As well as our main storyline there are numerous subplots that run parallel in the flashbacks and ultimately merge together, though I couldn’t see how some of them would. I loved the clever twists and turns the author wrote that made seemingly mismatched the pieces fit together. 

One subplot was Henri, the Sera’s new neighbour. I had a soft spot for Henri from the start and had a gut feeling he was a good guy, so I was hoping I’d be proven right. I loved the blossoming friendship between him and Sera and the mystery surrounding his past. I had no predictions about his past so I thoroughly enjoyed she surprises in his storyline. The subplot concerning Mimi and Hazel was also fascinating and I enjoyed learning more about both mothers and how they came to be the women their daughters now know, particularly Mimi as she’s not the warmest character in the book. 

This book was filled with a host of colourful characters, each of which I loved for different reasons. Sera, our main narrator and our protagonist, was a great character. She and her daughter Katie moved back to her hometown to live with her mother three years ago after her husband died suddenly. She’s still working through her grief and feels suffocated at times by her mother, who she’s always had a difficult relationship with. When she was a child her single mother was mostly learning lines or away working, so she got little of the attention she craved. Instead, she found maternal attention from Hazel, her best friend Dee’s mother, who was the cool, vivacious, affectionate mother she dreamed of. She and Dee were inseparable, had many things in common, and Sera spent most of her time on their farm and felt a part of their family so their sudden disappearance cut her deeply. She’s never recovered from that loss so rekindling those relationships is a dream come true when Dee and her brother Leo first come back into her life and, as a reader I was rooting for that, and for the potential relationship between Sera and Leo.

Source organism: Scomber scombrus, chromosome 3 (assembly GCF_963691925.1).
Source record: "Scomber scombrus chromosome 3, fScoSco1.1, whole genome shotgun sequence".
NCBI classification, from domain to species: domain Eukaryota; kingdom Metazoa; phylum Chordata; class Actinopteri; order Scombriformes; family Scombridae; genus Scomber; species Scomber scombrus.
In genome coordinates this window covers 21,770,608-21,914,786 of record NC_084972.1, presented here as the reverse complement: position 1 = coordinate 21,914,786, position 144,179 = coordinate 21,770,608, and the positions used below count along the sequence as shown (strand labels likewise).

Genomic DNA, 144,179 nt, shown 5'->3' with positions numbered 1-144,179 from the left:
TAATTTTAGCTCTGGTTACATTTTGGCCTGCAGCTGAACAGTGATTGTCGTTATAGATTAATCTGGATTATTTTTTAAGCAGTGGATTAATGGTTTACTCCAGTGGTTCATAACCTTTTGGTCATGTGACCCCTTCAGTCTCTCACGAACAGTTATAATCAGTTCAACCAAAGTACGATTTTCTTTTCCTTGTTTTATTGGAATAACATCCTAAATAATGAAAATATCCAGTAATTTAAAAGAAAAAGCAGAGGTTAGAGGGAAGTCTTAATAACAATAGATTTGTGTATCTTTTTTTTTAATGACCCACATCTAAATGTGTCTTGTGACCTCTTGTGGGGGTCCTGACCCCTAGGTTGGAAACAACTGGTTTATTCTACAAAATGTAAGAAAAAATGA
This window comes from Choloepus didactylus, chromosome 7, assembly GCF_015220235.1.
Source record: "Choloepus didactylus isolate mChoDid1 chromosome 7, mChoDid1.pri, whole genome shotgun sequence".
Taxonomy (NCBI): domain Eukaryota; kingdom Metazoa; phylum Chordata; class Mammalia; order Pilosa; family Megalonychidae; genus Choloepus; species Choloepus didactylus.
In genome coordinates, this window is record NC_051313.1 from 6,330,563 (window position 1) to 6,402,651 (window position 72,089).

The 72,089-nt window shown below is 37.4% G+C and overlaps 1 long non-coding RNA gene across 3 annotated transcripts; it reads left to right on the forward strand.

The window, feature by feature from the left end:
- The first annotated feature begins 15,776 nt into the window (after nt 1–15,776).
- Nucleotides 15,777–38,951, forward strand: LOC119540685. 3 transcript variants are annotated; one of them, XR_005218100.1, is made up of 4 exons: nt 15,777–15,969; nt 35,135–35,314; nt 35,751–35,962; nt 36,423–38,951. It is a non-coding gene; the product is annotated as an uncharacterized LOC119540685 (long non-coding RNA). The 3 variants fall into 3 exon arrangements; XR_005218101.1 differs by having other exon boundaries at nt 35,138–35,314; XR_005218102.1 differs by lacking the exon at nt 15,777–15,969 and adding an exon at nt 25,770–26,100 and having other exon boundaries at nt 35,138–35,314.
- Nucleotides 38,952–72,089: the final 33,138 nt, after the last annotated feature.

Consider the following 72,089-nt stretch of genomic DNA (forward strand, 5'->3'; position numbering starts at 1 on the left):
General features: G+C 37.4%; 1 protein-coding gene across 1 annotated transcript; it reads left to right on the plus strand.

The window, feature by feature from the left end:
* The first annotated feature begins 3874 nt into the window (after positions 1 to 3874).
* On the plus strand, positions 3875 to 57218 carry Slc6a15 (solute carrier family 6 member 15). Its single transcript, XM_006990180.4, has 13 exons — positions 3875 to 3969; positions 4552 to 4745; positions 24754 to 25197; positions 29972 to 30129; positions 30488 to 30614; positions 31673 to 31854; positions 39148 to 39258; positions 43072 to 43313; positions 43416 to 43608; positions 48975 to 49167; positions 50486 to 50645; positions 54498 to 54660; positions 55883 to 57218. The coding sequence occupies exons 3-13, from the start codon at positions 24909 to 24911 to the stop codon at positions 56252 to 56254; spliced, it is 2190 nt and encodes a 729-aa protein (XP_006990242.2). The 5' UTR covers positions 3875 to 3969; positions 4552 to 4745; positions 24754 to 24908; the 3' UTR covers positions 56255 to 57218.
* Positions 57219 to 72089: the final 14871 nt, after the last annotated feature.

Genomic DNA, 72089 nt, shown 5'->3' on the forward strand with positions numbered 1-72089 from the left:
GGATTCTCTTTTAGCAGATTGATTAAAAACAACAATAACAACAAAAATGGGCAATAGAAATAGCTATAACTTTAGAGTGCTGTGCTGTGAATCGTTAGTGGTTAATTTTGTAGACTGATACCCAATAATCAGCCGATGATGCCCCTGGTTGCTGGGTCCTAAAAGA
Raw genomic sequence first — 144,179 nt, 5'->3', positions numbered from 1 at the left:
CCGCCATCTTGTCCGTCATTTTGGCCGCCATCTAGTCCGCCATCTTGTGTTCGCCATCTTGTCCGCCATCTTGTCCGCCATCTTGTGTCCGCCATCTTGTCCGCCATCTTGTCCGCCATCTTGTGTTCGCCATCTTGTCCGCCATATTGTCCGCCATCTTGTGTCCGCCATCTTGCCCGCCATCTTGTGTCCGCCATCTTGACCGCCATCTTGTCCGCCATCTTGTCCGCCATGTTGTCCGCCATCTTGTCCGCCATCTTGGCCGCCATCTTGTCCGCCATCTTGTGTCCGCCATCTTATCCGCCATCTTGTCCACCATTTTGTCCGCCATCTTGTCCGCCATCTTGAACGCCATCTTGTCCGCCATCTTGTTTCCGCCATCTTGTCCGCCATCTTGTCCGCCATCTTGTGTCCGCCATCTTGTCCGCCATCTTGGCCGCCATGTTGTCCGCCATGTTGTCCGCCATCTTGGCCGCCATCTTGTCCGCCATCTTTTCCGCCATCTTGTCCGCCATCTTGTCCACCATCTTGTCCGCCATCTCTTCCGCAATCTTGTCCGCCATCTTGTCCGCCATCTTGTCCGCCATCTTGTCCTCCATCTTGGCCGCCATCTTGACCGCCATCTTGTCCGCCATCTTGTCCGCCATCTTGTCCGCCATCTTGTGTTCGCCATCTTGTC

Dee was so well written that despite the massive change in her personality and how moody and dismissive she is as an adult, I had a lot of sympathy for her. It seemed like she must have been through something extremely traumatic as she was showing signs of mental health issues and possibly PTSD. Her refusal to talk about anything that had happened was suspicious, especially as Leo was cagey too, but I hoped it was just that she was too traumatised to discuss it yet and he was respecting her wishes. The author made the many facets of her personality completely believable but like Sera I too got tired of her outbursts, how she controlled the entire household with them, her taking advantage of people, and with her strange behaviour towards her daughter. By the end I couldn’t stand her and wanted Sera to get as far away from her as possible. 

This intriguing story started slowly and built the tension steadily until it became a crescendo in the last third of the book. It didn’t feel like a tense thriller but was full of mystery and had me guessing throughout. The many twists and turns were mostly unpredictable, with one in particular completely blindsiding me and turning so much of what I had predicted on its head. 

I hadn’t read any of the author’s books before this one but when I read the description I was sold and I will definitely read more of her work. A compelling, character-driven summer read that I would recommend to anyone who enjoys mysteries and literary fiction.

Thank you to Sarah Hardy, Hera Books, Ella Drummond and NetGalley the E-ARC in exchange for an honest review.

Out Now.